Crowd Shaping

Crowd Shaping an Experience

Over the past couple of years, we have seen a shift in experiential marketing that has placed consumers firmly in the driving seat. Instead of brands simply creating an event for consumers to react to, they are instead employing ‘crowd shaping’.

A term coined by Jeff Howe in Wired Magazine 2006, crowd shaping is essentially the collection of real-time data from people which will in turn influence a product or service. Put under the focus of experiential, crowd shaping is the placement of guests at the core of an experience, providing them with the opportunity to shape their surroundings and play an integral role in its outcome.

Whilst crowd shaping has in essence been around for a number of years – take live app surveys as an example – what we are now seeing is a much more exciting offering in the form of behavioural measurement. This is only made possible by the growth of biotechnology in the form of smart watches, smart jewellery and fitness trackers. These wearables allow us to measure guests’ emotions in real time, then in turn modify their surroundings to create a more tailored and enjoyable experience.

Take Pepsi for example, who trailblazed this form of crowd shaping in 2014 by partnering with Lightwave at SXSW Festival to create a bio-reactive concert powered by human energy. Using biodata gathered from the crowd’s physical behaviour, they changed the concert environment using a variety of special lighting effects and pyrotechnics. Pernod Ricard did a similar thing in 2015 for their Absolut Electrik London event. The large venue was split into multiple different rooms with LED motion reactive wall projections, controlled by the audience. Kenny Hyslop, Head of Experiential Marketing for Pernod Ricard UK explained their offering; “What tonight is all about is trying to really push the boundaries of what people experience on a normal night out, and when I say push the boundaries I quite literally mean transforming the physical space”.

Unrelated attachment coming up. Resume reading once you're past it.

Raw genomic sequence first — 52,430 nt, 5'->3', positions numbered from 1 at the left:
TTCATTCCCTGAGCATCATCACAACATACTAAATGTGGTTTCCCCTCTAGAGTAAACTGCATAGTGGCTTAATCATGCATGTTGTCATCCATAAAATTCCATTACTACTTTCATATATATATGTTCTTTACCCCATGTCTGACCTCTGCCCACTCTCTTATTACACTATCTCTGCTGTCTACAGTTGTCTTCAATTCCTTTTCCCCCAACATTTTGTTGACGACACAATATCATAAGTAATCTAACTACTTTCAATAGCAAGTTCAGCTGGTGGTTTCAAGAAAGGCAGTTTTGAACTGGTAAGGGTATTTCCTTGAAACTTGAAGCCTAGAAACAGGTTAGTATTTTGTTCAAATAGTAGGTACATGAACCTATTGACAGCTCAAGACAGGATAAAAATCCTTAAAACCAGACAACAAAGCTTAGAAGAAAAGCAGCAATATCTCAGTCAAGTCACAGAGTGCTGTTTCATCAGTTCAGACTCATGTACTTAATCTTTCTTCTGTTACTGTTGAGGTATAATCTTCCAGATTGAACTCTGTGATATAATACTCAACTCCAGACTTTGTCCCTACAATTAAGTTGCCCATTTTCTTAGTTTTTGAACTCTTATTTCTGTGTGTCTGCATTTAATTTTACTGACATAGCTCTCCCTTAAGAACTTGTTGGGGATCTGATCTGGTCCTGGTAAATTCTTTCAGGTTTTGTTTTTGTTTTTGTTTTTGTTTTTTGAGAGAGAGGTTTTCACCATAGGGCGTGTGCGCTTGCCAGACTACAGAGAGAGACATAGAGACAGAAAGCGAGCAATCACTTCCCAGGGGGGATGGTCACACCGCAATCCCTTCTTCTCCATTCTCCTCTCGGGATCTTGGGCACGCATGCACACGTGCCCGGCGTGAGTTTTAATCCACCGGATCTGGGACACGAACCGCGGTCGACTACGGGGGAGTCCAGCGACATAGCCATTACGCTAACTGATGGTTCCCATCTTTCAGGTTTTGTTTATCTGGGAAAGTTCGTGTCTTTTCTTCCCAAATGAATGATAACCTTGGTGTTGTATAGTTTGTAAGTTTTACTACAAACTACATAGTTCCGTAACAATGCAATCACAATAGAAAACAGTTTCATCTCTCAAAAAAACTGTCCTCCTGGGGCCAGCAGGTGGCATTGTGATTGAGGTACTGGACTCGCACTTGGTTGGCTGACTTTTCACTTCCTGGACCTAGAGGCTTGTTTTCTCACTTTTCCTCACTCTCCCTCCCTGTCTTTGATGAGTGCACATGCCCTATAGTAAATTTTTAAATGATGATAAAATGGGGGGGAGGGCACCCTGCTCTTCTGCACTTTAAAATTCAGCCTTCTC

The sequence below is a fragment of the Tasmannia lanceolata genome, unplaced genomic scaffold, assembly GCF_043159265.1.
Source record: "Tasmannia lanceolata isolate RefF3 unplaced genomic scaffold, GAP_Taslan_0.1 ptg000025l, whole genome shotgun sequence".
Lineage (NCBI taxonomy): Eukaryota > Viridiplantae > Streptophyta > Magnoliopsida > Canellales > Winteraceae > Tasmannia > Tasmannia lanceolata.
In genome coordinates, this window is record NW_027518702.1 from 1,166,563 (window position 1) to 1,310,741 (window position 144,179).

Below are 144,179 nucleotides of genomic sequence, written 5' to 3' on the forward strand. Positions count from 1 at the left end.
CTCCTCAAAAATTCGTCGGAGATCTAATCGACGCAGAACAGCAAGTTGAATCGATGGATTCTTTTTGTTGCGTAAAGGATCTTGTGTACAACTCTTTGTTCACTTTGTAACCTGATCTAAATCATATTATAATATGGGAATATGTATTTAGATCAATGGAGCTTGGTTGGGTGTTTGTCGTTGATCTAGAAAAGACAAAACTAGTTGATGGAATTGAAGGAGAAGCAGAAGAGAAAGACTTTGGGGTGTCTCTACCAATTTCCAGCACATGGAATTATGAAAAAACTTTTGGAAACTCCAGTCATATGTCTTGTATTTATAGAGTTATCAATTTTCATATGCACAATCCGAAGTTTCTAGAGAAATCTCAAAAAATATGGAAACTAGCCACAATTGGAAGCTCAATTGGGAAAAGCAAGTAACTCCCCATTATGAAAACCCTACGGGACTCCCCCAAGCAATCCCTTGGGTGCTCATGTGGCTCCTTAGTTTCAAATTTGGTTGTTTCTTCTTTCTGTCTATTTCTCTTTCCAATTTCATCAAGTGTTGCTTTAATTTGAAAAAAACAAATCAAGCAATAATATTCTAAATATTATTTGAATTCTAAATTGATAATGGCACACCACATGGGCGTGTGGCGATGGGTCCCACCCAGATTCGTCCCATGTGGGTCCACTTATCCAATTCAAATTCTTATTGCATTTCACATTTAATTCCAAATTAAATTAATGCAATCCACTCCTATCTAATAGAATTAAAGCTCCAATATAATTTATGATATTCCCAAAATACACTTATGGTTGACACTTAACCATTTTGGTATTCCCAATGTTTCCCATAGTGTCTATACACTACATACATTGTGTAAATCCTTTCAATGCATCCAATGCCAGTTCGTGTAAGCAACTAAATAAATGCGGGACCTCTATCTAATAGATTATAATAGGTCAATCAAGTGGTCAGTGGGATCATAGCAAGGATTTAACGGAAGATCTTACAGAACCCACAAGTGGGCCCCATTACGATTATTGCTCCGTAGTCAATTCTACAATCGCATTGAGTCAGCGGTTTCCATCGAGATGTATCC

More recently, in 2017 at the Mountain Dew’s Dew Tour event they used biometric data to create fine art in two different ways. At the event, six skate boarders wore wristbands that measured their skin temperature, motion, and heart rate. The data was then analysed and translated onto six framed LED screens in a gallery. The team then captured the emotions of the gallery guests with facial-recognition sensors embedded in each of the skaters’ LED canvases and this was then colourfully projected on to over 100 skateboards.

What does the intensification of behavioural crowd shaping mean for brands though? Being able to measure consumers’ emotions in a quantifiable way is undoubtedly an asset, contributing to future campaigns and activations. Indeed, Pepsi stated that their bio-reactive concert provided the most robust analytics ever possible when it comes to measuring an audience’s emotional response to a live event and environment. You would also assume guests controlling their real-time experience would ensure optimum enjoyment.

However, is it all too good to be true? Will behavioural crowd shaping actually make us too reliant on the audience’s opinion and dilute the brand message?

That debate will rumble but as the accessibility and popularity of biotechnology grows, crowd shaping is a key trend to key an eye on in 2018 and a serious consideration for all brands moving forward.

 

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